Greetings, dear reader, in our latest Digest installment! While the Bitcoin ETF hype train keeps on, we’ll keep the ink flowing. There are folks standing on Mount Crypto, gazing down from a different angle, confidently assuring us that the ETF will indeed get the nod. Meanwhile, a globally renowned newspaper has decided to fight with artificial intelligence in the courtroom, and North Korean hackers are moon-walking their ill-gotten Bitcoins away from our prying eyes (thankfully, no nuclear warheads are involved). Dive into the juicy details in our latest issue.

OpenAI and NYT scandal

The New York Times has taken OpenAI to court, claiming that the use of their content without explicit permission undermines the value of original journalism, highlighting the potential negative impact on the production of independent journalism and its societal worth.

In response to the lawsuit from The New York Times, OpenAI has presented its receipts. The leading developer of artificial intelligence reiterated its often-stated commitment to the news industry, stating, “We support journalism, collaborate with news organizations, and believe that The New York Times’ lawsuit is unwarranted.”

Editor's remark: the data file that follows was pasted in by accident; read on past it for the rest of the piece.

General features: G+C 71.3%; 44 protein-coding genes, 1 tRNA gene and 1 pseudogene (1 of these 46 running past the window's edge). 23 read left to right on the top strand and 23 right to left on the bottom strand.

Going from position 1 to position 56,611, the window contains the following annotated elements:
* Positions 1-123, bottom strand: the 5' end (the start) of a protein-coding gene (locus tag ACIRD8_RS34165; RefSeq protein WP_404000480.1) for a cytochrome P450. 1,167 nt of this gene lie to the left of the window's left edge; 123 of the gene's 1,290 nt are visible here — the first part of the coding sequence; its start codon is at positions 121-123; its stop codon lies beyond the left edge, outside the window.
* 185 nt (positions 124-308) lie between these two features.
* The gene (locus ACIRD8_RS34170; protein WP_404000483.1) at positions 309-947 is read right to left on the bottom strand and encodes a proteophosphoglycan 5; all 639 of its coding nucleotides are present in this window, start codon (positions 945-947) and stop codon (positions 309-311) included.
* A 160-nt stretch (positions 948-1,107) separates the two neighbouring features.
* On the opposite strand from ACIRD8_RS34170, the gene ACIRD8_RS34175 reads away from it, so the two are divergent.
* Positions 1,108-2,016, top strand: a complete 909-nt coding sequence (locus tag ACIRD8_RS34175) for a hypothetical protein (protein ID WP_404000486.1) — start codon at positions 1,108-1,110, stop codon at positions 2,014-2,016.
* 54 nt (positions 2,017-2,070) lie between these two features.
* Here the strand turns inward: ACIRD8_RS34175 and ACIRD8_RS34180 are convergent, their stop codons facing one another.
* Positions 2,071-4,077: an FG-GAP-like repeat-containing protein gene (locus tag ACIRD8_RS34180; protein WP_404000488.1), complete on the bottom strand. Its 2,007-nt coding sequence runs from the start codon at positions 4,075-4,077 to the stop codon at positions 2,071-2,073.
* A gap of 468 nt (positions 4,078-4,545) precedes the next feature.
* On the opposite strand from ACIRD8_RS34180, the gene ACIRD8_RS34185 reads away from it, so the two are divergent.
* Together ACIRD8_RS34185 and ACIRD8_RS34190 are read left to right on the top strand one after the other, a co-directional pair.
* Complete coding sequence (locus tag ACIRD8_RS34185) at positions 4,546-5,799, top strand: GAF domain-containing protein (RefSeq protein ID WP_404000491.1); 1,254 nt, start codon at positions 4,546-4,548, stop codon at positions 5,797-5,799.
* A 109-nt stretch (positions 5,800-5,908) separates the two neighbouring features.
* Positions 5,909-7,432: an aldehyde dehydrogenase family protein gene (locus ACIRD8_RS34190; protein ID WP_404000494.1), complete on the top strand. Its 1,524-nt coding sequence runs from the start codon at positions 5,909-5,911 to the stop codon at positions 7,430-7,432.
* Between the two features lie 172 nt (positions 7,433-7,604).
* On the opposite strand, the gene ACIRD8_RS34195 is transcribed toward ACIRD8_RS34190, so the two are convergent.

The company suggests that the examples used by the newspaper were taken from old articles widely available on third-party websites. They also hinted that The New York Times might have developed AI prompts to craft the most convincing evidence.

“It seems like they intentionally played with prompts, often including lengthy excerpts from articles to make our model regurgitate,” stated OpenAI, implying that The New York Times acted deviously by providing unnatural prompts as evidence.

Playing with prompts is a common trick where folks sneakily get an AI model to do things it wasn’t programmed for. They use specific prompts that trigger ultra-specific responses, like eliciting an answer you’d never get under regular circumstances. 

OpenAI’s Apologies

OpenAI is keen to highlight its friendship with the news industry. “We’re diligently working on cooking up tech to support news organizations,” the company wrote, emphasizing the deployment of AI tools that assist reporters and editors. They’re all about mutual growth, nurturing both artificial intelligence and journalism. 

OpenAI recently joined forces with Axel Springer, the publisher of Rolling Stone Magazine, to serve up more accurate news digests.